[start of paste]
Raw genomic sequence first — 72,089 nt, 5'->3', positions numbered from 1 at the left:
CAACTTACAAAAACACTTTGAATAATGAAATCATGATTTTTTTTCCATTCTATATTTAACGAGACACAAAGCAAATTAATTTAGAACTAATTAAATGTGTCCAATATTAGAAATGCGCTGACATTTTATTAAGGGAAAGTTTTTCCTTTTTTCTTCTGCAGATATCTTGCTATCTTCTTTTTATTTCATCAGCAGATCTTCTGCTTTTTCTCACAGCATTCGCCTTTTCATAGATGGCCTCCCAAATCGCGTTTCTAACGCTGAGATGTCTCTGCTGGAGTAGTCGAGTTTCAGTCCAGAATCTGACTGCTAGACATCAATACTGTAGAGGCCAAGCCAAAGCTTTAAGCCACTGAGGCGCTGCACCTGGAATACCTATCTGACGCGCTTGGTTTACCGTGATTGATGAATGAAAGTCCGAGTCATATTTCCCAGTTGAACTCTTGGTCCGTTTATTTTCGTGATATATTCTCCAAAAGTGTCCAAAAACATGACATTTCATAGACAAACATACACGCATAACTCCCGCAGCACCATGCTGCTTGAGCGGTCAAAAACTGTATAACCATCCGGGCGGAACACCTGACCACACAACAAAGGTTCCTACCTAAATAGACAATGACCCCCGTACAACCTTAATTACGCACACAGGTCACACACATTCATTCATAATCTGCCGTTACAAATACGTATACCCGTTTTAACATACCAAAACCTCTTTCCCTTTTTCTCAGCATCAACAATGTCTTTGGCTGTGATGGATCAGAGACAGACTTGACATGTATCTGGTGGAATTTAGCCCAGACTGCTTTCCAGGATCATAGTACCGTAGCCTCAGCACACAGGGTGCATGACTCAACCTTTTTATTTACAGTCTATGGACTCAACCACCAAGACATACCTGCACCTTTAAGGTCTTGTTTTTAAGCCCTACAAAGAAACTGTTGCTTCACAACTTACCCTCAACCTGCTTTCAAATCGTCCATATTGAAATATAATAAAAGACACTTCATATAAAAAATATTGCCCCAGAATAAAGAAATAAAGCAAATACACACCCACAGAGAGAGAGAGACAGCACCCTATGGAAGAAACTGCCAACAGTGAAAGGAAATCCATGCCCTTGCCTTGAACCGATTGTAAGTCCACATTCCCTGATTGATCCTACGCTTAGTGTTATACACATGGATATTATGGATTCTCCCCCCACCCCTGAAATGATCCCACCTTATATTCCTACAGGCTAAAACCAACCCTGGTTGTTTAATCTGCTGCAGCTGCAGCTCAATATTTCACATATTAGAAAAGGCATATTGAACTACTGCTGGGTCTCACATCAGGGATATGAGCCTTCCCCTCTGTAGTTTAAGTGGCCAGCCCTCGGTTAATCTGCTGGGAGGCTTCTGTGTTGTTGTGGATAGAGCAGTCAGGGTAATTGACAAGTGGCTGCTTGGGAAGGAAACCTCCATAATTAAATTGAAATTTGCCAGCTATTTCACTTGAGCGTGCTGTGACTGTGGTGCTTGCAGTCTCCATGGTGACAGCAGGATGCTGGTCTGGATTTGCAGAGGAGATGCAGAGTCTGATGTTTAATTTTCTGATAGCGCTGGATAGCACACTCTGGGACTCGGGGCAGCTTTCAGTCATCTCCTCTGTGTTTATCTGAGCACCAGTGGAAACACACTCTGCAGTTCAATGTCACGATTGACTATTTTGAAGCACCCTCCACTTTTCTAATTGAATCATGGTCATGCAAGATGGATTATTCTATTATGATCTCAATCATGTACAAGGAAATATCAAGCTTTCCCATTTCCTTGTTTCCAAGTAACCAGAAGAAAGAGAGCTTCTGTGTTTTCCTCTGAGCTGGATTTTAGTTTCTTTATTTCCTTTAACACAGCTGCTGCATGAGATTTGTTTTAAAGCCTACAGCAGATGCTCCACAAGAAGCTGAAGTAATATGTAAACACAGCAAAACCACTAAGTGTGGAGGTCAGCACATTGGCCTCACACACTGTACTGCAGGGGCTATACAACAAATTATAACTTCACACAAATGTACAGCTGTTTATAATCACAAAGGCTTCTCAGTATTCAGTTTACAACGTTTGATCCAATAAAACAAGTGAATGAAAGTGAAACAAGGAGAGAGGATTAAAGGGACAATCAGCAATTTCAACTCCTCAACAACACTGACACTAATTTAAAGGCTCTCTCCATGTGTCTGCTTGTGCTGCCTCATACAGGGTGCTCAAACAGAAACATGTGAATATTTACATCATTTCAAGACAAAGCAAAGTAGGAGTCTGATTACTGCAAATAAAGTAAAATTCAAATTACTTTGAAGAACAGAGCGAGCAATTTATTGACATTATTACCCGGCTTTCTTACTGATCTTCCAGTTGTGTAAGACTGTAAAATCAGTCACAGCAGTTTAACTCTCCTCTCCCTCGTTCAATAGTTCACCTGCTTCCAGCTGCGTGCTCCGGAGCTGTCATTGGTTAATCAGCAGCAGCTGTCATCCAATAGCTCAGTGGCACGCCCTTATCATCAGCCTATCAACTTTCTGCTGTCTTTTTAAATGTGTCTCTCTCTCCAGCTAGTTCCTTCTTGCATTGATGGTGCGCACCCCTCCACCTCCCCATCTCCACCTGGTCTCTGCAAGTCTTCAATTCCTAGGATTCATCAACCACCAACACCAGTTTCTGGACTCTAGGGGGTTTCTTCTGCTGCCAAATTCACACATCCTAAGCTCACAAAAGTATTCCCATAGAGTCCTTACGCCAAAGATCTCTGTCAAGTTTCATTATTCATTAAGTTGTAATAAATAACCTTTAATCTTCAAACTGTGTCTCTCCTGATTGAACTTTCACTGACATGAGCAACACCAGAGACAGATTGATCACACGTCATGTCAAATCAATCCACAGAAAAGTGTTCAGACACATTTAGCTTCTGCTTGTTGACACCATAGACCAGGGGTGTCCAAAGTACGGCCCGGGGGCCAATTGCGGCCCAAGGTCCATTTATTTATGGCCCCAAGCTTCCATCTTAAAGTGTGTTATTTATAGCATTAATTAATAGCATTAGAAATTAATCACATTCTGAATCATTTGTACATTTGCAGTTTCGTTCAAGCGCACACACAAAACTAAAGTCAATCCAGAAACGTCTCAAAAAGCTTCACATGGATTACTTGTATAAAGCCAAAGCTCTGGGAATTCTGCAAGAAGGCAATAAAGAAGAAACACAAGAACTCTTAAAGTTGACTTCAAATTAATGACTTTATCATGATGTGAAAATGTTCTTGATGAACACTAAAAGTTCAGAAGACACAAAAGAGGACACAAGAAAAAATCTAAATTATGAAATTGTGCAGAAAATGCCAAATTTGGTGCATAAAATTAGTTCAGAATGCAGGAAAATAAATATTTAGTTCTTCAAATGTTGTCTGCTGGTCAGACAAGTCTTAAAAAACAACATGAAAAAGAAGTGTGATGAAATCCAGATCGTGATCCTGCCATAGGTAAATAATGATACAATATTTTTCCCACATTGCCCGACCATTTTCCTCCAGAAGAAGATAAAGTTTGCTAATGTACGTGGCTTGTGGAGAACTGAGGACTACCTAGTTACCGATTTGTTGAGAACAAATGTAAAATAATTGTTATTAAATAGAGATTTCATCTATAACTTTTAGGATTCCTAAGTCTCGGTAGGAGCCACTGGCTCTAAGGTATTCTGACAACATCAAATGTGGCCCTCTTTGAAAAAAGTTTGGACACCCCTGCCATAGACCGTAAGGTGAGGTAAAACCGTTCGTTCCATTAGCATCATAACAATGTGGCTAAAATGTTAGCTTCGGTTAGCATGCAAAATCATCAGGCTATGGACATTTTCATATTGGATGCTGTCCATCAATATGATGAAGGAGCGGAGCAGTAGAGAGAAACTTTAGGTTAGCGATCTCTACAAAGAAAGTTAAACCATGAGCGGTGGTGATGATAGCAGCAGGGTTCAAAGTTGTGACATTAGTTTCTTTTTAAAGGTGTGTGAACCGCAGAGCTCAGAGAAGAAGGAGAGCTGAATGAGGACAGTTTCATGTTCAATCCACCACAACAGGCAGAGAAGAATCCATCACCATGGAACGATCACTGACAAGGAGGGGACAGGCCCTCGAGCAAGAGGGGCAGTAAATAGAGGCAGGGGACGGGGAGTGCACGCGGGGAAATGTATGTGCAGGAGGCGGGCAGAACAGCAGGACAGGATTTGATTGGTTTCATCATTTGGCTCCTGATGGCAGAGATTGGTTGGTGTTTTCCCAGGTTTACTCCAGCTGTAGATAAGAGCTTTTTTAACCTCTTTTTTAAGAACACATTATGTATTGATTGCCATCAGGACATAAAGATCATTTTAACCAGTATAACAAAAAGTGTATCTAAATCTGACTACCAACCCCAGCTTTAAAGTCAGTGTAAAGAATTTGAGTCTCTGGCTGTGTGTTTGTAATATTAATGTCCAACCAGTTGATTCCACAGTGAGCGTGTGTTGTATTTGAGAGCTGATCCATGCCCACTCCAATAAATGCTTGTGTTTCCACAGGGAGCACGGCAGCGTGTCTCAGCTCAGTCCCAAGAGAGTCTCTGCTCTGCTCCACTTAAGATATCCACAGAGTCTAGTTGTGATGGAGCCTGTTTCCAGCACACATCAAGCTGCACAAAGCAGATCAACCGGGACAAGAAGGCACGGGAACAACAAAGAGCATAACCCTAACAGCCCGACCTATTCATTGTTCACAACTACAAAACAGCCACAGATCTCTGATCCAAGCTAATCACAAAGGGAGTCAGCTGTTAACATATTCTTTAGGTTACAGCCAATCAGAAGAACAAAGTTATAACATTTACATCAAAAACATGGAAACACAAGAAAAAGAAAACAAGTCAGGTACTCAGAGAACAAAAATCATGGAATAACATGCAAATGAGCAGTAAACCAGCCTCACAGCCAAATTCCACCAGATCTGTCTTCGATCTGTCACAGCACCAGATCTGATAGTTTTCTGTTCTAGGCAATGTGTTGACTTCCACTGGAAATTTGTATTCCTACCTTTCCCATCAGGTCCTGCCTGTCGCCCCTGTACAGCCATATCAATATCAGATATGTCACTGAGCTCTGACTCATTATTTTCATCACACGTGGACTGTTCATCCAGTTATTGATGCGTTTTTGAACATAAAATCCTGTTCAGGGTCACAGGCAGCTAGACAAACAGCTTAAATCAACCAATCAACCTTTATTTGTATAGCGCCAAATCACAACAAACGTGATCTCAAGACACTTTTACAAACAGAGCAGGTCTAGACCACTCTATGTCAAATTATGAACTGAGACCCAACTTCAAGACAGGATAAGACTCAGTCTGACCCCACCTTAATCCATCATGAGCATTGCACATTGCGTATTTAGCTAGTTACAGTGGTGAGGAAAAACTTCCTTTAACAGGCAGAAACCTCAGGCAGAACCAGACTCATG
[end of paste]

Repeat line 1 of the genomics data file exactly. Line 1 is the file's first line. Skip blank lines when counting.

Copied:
Raw genomic sequence first — 72,089 nt, 5'->3', positions numbered from 1 at the left: